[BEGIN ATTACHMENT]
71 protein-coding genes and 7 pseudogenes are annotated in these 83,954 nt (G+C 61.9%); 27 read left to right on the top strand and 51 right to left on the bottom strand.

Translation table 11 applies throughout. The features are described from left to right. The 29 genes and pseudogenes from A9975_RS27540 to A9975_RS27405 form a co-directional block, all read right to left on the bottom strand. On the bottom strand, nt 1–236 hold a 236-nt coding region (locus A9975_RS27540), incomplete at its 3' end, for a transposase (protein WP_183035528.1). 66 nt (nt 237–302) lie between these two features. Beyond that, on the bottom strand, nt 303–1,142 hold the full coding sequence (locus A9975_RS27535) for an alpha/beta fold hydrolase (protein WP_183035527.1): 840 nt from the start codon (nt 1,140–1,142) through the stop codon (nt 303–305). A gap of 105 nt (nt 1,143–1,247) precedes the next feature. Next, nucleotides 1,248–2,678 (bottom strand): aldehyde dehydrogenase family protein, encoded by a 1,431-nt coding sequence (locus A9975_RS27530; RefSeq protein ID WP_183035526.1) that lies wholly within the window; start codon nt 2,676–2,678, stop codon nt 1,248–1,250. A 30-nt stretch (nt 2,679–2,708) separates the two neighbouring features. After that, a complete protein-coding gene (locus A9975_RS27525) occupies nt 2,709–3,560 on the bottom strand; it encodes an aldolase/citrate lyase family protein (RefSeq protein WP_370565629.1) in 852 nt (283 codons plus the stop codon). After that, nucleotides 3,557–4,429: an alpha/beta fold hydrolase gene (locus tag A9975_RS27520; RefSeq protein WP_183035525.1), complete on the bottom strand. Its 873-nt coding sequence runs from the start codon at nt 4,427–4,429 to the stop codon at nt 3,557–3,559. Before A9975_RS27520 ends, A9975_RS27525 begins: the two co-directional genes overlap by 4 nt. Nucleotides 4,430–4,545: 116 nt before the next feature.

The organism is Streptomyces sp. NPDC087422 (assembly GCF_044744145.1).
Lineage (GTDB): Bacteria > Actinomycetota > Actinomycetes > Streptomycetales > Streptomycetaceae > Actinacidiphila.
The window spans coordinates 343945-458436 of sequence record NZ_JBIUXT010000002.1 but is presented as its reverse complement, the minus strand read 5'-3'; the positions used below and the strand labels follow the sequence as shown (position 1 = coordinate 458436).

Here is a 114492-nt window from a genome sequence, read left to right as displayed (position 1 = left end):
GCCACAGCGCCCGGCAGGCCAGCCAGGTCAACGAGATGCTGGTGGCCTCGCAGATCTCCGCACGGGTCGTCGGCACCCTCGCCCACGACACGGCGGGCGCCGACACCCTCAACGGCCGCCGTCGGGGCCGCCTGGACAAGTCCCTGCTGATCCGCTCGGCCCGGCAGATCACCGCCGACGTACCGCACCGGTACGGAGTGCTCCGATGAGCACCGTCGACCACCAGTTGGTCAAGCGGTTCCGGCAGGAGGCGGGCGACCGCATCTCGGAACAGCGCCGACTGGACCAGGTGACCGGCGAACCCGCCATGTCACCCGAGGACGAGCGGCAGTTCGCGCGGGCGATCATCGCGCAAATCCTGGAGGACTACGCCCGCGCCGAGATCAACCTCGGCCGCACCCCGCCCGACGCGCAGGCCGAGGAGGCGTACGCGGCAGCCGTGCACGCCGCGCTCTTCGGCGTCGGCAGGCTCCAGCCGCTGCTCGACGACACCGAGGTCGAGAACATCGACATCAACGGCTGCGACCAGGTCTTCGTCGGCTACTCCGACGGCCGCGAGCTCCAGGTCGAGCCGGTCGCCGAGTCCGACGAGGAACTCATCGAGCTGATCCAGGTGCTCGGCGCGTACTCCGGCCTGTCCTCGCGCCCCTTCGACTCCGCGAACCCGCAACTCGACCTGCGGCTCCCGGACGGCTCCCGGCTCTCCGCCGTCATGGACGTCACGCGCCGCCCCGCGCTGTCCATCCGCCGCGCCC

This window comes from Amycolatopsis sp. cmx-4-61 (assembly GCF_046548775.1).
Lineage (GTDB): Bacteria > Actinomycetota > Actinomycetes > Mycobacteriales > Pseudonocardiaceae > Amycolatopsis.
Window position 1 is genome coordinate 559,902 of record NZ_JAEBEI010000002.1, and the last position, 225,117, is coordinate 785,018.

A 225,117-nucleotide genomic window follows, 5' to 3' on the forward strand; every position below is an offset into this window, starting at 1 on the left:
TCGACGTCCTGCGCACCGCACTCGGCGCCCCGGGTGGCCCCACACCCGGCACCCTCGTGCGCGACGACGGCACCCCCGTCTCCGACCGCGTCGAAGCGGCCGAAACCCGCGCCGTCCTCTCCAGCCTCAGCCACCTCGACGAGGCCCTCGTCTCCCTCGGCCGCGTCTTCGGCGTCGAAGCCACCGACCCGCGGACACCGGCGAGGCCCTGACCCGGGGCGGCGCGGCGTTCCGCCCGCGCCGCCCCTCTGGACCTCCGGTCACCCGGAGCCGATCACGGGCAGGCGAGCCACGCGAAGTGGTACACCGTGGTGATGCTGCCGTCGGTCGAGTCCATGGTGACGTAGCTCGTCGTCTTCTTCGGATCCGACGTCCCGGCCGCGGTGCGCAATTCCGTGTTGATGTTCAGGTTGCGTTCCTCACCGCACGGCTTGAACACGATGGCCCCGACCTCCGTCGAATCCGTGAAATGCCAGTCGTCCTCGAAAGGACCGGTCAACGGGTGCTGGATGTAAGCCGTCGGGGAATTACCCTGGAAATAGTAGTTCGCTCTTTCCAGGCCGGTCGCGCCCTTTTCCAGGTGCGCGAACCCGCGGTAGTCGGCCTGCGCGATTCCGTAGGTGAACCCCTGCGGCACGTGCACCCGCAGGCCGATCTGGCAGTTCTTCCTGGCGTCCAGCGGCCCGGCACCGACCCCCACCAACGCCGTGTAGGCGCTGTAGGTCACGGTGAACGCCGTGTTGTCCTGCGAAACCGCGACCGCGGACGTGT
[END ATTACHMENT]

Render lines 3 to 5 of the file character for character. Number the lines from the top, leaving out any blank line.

The organism is Streptomyces sp. NPDC087422 (assembly GCF_044744145.1).
Lineage (GTDB): Bacteria > Actinomycetota > Actinomycetes > Streptomycetales > Streptomycetaceae > Actinacidiphila.
The window spans coordinates 343945-458436 of sequence record NZ_JBIUXT010000002.1 but is presented as its reverse complement, the minus strand read 5'-3'; the positions used below and the strand labels follow the sequence as shown (position 1 = coordinate 458436).